cheaper to get into a 2.5 but a 3.2 is a stronger car. your $10 savings on brake pads might soon be offset by a dropped transmission. check some of the spec racing threads here if you want a heads-up on 2.5 engine durability and transmission longevity (most spec cars run coolers to keep the transmissions alive). and, as there is no spec boxster community in europe, I would suggest that your 3.2 would have better resale if you want to move on. full disclosure: I've never driven a 2.5, but the only time my 3.2 sees a public road is too/from the track and it has been a treat (knock on wood). but really, if you want an inexpensive school car, build some miatas - by far the best bang for buck you will ever spend, and comes with factory support (unlike Porsche).
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Old 11-27-2014, 01:02 PM   #6
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The cost of maintaining an older Porsche can be alarming! So I say focus on the newest cars possible. Also the tighter the track the less the motorsport improvements of an S matter. I've heard many times that the 2.5's sound the best. You can run 15" wheels on a base car and this may save $. Porsche made improvement to these cars every year- need I say more? Your idea sounds good and will probably sell Porsche's! Maybe you can work out something with THEM...like 3 spanking new base Caymans!
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Old 11-28-2014, 05:45 AM   #7
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Both are viable track cars. The 2.5L is used exclusively for the SPEC racing series and has proven to be both fun and pretty reliable. 3.2L cars have more motor, more gears, more heat, and more brakes. I might get one of each and price them differently. Let your customers decide which they prefer/will pay for. $300/day for a 2.5L or $400/day for the 3.2L??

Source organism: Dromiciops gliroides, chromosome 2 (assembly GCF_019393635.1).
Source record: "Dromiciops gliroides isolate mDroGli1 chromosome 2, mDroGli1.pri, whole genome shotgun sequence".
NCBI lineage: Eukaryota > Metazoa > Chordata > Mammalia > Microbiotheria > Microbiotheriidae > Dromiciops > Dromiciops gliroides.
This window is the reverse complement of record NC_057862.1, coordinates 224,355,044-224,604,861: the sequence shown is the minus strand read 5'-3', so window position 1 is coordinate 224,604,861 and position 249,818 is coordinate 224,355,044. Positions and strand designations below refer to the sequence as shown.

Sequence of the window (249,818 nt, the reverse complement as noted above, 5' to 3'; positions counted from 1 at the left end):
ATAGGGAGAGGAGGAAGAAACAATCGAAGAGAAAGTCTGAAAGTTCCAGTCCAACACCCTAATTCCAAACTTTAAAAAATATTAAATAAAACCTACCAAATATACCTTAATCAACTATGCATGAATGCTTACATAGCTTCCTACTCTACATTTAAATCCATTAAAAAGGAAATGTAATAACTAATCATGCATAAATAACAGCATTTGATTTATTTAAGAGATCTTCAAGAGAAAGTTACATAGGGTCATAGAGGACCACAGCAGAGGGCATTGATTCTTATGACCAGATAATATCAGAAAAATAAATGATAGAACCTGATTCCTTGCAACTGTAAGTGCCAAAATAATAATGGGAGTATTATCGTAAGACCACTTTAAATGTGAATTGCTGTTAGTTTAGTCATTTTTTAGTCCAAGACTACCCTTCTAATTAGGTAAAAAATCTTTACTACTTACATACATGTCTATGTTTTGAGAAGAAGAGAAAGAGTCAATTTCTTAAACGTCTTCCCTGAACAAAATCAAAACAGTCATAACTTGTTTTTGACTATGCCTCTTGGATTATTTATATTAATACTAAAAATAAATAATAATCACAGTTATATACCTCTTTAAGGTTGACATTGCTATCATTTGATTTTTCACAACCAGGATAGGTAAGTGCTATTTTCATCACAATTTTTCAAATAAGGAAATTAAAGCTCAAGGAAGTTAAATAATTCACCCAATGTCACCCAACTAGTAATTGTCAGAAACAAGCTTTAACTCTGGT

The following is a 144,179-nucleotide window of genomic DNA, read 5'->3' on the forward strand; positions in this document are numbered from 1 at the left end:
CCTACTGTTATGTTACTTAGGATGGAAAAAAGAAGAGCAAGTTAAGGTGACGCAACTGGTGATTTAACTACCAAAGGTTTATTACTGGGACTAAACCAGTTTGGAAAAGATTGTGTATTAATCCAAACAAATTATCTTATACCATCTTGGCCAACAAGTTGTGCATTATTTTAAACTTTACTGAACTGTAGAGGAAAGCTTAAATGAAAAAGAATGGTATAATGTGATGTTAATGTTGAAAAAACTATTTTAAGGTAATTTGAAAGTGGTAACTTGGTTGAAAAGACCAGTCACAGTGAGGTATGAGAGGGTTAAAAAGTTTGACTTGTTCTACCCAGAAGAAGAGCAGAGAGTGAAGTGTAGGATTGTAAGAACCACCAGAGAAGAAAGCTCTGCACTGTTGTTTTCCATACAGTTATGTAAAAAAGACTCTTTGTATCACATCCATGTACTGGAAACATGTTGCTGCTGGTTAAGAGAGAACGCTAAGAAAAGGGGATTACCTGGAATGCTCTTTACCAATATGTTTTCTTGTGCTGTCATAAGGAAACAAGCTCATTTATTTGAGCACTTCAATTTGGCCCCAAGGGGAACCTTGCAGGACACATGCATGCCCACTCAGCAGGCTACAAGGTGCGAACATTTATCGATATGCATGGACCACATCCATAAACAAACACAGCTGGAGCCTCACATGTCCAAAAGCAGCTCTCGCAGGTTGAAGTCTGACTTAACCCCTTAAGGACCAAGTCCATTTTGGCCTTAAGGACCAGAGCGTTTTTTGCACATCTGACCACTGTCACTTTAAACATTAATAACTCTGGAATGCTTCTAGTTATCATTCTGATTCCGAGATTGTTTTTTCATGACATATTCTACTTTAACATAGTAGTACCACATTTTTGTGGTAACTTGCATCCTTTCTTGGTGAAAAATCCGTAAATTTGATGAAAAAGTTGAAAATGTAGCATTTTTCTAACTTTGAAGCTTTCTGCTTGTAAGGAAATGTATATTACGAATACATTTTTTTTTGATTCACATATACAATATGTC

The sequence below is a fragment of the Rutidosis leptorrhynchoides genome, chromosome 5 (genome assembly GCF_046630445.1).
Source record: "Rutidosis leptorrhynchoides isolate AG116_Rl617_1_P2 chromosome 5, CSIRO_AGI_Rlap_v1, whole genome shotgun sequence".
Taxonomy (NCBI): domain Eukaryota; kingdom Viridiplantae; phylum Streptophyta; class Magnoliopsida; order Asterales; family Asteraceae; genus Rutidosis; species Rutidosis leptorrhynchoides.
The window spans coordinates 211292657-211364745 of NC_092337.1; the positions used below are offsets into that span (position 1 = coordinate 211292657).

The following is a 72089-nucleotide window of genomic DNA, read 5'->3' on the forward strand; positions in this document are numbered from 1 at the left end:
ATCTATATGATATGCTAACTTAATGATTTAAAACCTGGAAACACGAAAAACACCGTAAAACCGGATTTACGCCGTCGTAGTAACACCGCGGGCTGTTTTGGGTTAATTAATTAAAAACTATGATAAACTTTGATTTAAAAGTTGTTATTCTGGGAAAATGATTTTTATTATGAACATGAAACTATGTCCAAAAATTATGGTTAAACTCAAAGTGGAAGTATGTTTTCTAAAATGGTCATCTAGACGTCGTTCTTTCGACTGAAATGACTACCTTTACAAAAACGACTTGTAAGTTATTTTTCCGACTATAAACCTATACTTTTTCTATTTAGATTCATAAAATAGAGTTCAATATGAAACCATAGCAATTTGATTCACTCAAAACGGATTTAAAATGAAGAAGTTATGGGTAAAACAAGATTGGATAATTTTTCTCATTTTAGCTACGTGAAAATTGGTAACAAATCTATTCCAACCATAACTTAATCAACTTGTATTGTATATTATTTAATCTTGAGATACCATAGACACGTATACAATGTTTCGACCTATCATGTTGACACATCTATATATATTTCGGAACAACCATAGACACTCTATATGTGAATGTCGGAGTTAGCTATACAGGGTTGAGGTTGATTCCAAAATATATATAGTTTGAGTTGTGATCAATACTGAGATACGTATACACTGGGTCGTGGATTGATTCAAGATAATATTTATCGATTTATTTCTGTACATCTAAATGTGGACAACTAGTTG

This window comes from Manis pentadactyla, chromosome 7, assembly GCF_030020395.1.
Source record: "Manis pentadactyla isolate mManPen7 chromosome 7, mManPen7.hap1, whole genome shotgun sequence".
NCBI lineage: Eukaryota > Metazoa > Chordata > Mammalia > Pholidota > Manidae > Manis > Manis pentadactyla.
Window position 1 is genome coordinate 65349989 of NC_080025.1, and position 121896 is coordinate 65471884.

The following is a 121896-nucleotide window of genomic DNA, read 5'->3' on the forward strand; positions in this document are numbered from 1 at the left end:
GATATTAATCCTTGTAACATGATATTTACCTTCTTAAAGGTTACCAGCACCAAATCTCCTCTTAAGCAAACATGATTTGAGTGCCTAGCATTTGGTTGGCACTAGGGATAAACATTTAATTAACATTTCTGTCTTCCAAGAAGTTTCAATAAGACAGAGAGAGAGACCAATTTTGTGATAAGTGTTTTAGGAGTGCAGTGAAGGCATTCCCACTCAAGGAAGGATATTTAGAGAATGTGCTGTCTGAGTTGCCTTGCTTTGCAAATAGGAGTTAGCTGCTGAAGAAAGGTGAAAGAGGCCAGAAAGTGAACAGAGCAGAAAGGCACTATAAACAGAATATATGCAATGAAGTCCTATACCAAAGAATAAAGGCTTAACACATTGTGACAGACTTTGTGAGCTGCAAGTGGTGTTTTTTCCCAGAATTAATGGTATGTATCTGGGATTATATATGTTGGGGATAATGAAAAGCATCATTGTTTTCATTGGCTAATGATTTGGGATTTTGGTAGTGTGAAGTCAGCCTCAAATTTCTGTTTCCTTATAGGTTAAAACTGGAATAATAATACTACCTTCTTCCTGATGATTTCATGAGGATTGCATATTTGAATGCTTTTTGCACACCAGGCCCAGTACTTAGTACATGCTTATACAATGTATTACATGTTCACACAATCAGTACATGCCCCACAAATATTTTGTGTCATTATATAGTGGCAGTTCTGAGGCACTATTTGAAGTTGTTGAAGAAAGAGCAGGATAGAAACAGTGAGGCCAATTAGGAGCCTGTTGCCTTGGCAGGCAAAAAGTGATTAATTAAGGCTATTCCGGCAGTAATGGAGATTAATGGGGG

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Old 11-28-2014, 07:02 AM   #8
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The idea of getting both seems smart, you could use the two cars as a sort of stepping stone. It would allow drivers to feel what a fairly similar car feels like with more power and see how it reacts differently.
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Old 11-29-2014, 12:35 PM   #9
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Start with 1 2.5L version, cheapest initial investment & starter Box for you & customers also.

You will learn what will be your next move.

IF everything goes perfectly your biggest expense will be tires & brake parts which are considerably cheaper for the 2.5L Box. Only plus for the 3.2 Box is stability control & more speed/power.

My wife is Greek & we are way past due for a trip there, I am a Boxster mechanic/engine builder, maybe we can help each other!

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Last edited by BYprodriver; 11-29-2014 at 12:37 PM. Reason: offer